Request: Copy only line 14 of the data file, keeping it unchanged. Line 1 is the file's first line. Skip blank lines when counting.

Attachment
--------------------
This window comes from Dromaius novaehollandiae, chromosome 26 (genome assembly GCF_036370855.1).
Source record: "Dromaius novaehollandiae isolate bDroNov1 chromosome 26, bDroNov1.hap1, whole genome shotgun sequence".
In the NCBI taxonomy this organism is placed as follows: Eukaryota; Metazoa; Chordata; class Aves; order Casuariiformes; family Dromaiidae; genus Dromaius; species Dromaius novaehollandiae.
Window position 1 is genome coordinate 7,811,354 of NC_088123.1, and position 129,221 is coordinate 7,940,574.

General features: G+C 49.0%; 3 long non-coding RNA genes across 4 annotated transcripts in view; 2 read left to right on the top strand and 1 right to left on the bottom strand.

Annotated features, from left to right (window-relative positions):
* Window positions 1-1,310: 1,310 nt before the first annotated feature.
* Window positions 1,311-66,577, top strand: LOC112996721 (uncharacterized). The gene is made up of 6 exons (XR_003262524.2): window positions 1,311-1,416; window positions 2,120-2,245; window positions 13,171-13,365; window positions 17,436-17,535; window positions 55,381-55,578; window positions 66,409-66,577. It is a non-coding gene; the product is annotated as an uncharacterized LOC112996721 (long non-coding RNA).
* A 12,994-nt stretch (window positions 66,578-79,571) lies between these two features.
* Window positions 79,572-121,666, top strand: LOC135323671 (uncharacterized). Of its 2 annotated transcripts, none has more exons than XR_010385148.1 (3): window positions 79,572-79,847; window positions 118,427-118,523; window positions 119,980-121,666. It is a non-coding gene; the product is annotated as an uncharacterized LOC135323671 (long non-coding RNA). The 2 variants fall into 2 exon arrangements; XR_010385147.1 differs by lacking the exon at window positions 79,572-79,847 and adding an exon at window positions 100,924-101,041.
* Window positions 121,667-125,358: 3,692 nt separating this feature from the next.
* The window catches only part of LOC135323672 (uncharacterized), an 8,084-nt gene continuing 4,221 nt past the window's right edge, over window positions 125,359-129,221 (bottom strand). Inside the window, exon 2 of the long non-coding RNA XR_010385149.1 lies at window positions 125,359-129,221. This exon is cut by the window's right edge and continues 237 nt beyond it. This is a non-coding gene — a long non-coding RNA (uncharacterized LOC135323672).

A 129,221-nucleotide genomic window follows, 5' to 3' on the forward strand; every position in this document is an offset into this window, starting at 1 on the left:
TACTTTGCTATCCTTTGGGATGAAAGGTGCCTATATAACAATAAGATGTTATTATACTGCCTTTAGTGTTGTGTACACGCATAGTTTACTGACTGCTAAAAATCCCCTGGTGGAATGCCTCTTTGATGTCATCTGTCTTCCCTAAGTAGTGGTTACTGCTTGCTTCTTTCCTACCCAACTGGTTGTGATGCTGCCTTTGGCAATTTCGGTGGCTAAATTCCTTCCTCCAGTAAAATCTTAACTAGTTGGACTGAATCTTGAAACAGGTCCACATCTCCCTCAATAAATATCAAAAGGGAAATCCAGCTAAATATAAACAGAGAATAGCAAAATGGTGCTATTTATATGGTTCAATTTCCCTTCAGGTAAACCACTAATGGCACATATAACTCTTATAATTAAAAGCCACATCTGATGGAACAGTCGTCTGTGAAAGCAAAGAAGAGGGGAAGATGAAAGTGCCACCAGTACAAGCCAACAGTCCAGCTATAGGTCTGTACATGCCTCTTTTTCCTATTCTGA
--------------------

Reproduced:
TACTTTGCTATCCTTTGGGATGAAAGGTGCCTATATAACAATAAGATGTTATTATACTGCCTTTAGTGTTGTGTACACGCATAGTTTACTGACTGCTAAAAATCCCCTGGTGGAATGCCTCTTTGATGTCATCTGTCTTCCCTAAGTAGTGGTTACTGCTTGCTTCTTTCCTACCCAACTGGTTGTGATGCTGCCTTTGGCAATTTCGGTGGCTAAATTCCTTCCTCCAGTAAAATCTTAACTAGTTGGACTGAATCTTGAAACAGGTCCACATCTCCCTCAATAAATATCAAAAGGGAAATCCAGCTAAATATAAACAGAGAATAGCAAAATGGTGCTATTTATATGGTTCAATTTCCCTTCAGGTAAACCACTAATGGCACATATAACTCTTATAATTAAAAGCCACATCTGATGGAACAGTCGTCTGTGAAAGCAAAGAAGAGGGGAAGATGAAAGTGCCACCAGTACAAGCCAACAGTCCAGCTATAGGTCTGTACATGCCTCTTTTTCCTATTCTGA